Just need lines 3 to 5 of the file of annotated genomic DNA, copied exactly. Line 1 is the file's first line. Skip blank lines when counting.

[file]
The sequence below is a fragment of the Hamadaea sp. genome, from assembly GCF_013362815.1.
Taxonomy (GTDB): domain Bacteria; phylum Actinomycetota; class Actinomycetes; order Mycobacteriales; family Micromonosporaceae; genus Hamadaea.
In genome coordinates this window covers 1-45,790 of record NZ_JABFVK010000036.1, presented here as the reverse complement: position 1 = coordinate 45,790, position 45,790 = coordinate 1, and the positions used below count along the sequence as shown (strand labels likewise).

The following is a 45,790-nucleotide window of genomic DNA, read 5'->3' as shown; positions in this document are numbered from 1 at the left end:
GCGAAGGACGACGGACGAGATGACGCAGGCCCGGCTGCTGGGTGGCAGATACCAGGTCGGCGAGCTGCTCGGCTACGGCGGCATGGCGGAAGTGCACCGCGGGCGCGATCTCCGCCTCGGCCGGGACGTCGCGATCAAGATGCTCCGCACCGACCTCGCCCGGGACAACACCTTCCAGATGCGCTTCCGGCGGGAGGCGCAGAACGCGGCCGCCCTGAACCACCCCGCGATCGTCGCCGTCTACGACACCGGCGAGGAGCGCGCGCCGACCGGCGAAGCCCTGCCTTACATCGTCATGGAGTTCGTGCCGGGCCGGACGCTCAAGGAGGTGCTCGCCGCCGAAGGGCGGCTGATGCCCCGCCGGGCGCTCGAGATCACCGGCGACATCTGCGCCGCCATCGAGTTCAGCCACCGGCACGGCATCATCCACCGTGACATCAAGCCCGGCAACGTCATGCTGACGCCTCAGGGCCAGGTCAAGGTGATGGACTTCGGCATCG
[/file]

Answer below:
In genome coordinates this window covers 1-45,790 of record NZ_JABFVK010000036.1, presented here as the reverse complement: position 1 = coordinate 45,790, position 45,790 = coordinate 1, and the positions used below count along the sequence as shown (strand labels likewise).

The following is a 45,790-nucleotide window of genomic DNA, read 5'->3' as shown; positions in this document are numbered from 1 at the left end:
GCGAAGGACGACGGACGAGATGACGCAGGCCCGGCTGCTGGGTGGCAGATACCAGGTCGGCGAGCTGCTCGGCTACGGCGGCATGGCGGAAGTGCACCGCGGGCGCGATCTCCGCCTCGGCCGGGACGTCGCGATCAAGATGCTCCGCACCGACCTCGCCCGGGACAACACCTTCCAGATGCGCTTCCGGCGGGAGGCGCAGAACGCGGCCGCCCTGAACCACCCCGCGATCGTCGCCGTCTACGACACCGGCGAGGAGCGCGCGCCGACCGGCGAAGCCCTGCCTTACATCGTCATGGAGTTCGTGCCGGGCCGGACGCTCAAGGAGGTGCTCGCCGCCGAAGGGCGGCTGATGCCCCGCCGGGCGCTCGAGATCACCGGCGACATCTGCGCCGCCATCGAGTTCAGCCACCGGCACGGCATCATCCACCGTGACATCAAGCCCGGCAACGTCATGCTGACGCCTCAGGGCCAGGTCAAGGTGATGGACTTCGGCATCG